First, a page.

Both Rickman and the district argued that the law allows a waiver of the cap if extraordinary circumstances occur, in this case a lengthy trial and thousands of pages of documents to read.
Scott said not so. “A school district may not waive the maximum amount of compensation established by the Commissioner for independent hearing examiners who hear cases under the …Education Code,” Scott wrote.
Scott wrote that the “potential to receive payment could have affected the decision making process of the Independent Hearing Examiner” leading to a temptation to “tip the scales of justice” in favour of the district.
Sutherland, who consistently opposed the termination and other actions taken against Palazzolo in what she believed were retaliatory acts, said the district’s attorneys should have known that there could be no waiver of the maximum fees paid to the hearing examiner.
“The worst thing about TEA’s decision is that our attorneys should have known it was illegal to pay over $8000 to the hearing examiner,” Sutherland wrote in an email response. ”This is written in plain English in the Education Code, and attorneys worth $300,000 should have known this. It’s the law. In other words, FWISD paid a pair of attorneys approximately $300,000 for arguing this case, only to have it disappear because we didn’t follow a law which we were paying them to know about. Are we going to pay them twice because of this? Not with my vote.”
“A lot of people chastised me for saying ‘Shame on you Dr. Johnson, and shame on this board’ when we fired this man in retribution” for exposing wrongdoing at Arlington Heights, said trustee Carlos Vasquez. “Well, now the commissioner is saying ‘Shame on you’ to Dr. Johnson and the board members who went along with this.” Vasquez, who said he begged his colleagues not to fire Palazzolo, said that it is time to reinstate him. (Sutherland and Vasquez were the only board members to respond to requests for comment. Johnson is out of town and could not be reached for comment. Sutherland said she was at the district’s administration office today and could find “no one in charge” and no one who had read the commissioner’s ruling.)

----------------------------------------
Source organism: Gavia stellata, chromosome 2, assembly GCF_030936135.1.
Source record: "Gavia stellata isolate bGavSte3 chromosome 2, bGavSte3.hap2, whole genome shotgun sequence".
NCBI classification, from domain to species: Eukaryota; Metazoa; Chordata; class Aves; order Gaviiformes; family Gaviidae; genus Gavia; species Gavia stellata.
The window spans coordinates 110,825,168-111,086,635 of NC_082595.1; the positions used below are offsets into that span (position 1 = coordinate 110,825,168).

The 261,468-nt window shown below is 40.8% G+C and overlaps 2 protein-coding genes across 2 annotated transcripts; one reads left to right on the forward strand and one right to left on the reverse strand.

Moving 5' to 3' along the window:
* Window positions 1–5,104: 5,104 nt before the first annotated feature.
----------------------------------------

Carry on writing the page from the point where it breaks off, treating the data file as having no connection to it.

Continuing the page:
“I’m taken aback” by the ruling, said United Educators Association head Larry Shaw, who has supported Palazzolo throughout his long battle with the district. Keeping this case going would be a financial disaster, he said. “It is time for the board to ‘know when to fold ‘em’ and seek a settlement with Palazzolo,” he said “It can’t keep pouring money down this hole.”
Rickman did not respond to a question asking him if he was going to pay back the excess fee.
“Amazing turn of events,” said the Rev. Kyev Tatum, head of the Southern Christian Leadership Conference. “We at the SCLC recommend the district drop this foolishness and give Joe P. back his job and give him an apology for spending over $500,000 to drag him and his family through the mud.”
Palazzolo’s attorney Jason Smith said only that “We are very grateful for the ruling of the commissioner of education and we look forward to showing what a great assistant principal Joe was at Arlington Heights” in any future hearings.